Friday, April 7, 2017

Pumping Iron

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Love it. Hate it. Avoid it. 

What's to love? The history! 

Did you know the board we use today was invented by a freed African-American slave? Sarah Boone was a dressmaker in Connecticut. She did a lot of ironing and got fed up with boards that didn't quite fit, so she designed the board we all know and love today. I suppose until Sarah stepped up and made improvements, people were ironing on tables and floors like broke college students.

What's to hate? The work! 
But we can make that a little easier...

1. Line your board with foil to reflect the heat from the iron.
2. Keep a spray bottle of clear water handy. Set it to mist, not stream.
3. Iron easily scorched items by covering with a square of cotton, like a pillow case or cloth napkin.
4. Got a broken decal (you know, the raised kind like on jerseys)? Touch up the bad sections with waxed paper. Lay waxed side down and use the tip of the hot iron to go over the section.
5. Accidentally got goop on your iron that will leave black smears? Try toothpaste first. If that fails, use a fine grit sandpaper attached to a wooden block. Rub gently while iron is hot, wipe clean.

What to avoid? Any bit you can!

1. Hang or fold easily wrinkled clothes immediately from the dryer.
2. Allow clothes to run through the cool cycle on the dryer before tossing in a basket.
3. Never press clothes into the basket, like my husband. Three loads of clothes stuffed in one basket will always cause wrinkles.
4. Left a load of clothes in the basket too long and have a mess of wrinkles? Spritz clothes with clear water and toss back in the dryer.
5. Bringing out seasonal clothes from bags in storage? Soak a washcloth with water and a bit of liquid fabric softener and toss in dryer with clothes. It removes the wrinkles and comes out smelling fresh.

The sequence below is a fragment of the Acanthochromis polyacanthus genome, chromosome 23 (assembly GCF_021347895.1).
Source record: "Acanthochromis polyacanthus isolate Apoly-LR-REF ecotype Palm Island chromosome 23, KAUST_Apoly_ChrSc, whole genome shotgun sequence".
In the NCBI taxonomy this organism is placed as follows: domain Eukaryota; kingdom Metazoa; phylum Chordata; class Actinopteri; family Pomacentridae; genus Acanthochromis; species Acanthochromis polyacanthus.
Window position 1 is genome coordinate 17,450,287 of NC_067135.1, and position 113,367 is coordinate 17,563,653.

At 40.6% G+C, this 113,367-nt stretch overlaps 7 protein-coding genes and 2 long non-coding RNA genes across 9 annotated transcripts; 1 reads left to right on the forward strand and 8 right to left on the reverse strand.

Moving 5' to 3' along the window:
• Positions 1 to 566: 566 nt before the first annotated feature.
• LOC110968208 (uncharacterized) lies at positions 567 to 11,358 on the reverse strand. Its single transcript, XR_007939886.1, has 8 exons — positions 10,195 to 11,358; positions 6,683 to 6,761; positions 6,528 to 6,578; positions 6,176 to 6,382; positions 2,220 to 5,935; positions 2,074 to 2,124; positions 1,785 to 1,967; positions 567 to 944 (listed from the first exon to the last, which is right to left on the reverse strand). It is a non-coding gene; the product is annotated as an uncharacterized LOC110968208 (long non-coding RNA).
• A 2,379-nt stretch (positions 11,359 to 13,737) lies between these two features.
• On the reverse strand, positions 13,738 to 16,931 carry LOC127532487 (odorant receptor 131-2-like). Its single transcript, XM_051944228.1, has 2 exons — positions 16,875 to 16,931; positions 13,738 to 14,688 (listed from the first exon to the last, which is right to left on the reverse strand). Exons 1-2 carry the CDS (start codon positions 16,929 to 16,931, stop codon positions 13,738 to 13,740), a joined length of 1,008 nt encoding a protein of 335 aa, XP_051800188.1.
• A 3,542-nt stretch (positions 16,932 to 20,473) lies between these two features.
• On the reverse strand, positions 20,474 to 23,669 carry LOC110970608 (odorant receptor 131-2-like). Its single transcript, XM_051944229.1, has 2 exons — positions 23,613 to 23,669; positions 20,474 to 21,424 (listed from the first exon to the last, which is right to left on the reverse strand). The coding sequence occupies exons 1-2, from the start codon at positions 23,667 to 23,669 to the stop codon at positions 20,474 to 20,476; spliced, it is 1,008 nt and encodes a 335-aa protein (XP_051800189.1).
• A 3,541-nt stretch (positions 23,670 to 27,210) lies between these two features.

1. I didn't know that about the waxed paper! One of my fav Star Wars shirts is splitting horribly and I quit wearing it to save it. I'm going to go try this!
    But first I'll have to buy an ironing board...

    1. Flat irons work too. You just need the heat in the spot that's cracked. And to save it in the future, wash inside out and line dry. (Can you tell I spend a lot of time maintaining numbers on jerseys?)

  2. Love it. I rarely iron, these days - a couple of times a year, if that. I don't have a drier, so I line dry or hang clothes on an airer. Vigorous shaking is important, and I never peg out anything that will retain the impression of the peg!

    1. Shaking out is a great tip! I don't use my dryer during the line drying season. Love the smell of clothes fresh from the line.

  3. Interesting tips Liz. However, I rarely, if ever, iron. I make sure our clothes don't need it.

    1. As always, you're a wise lady. I usually just do the collars and sleeves of dress shirts.

  4. Hello!! I'am glad to read the whole content of this blog and am very excited.Thank you.


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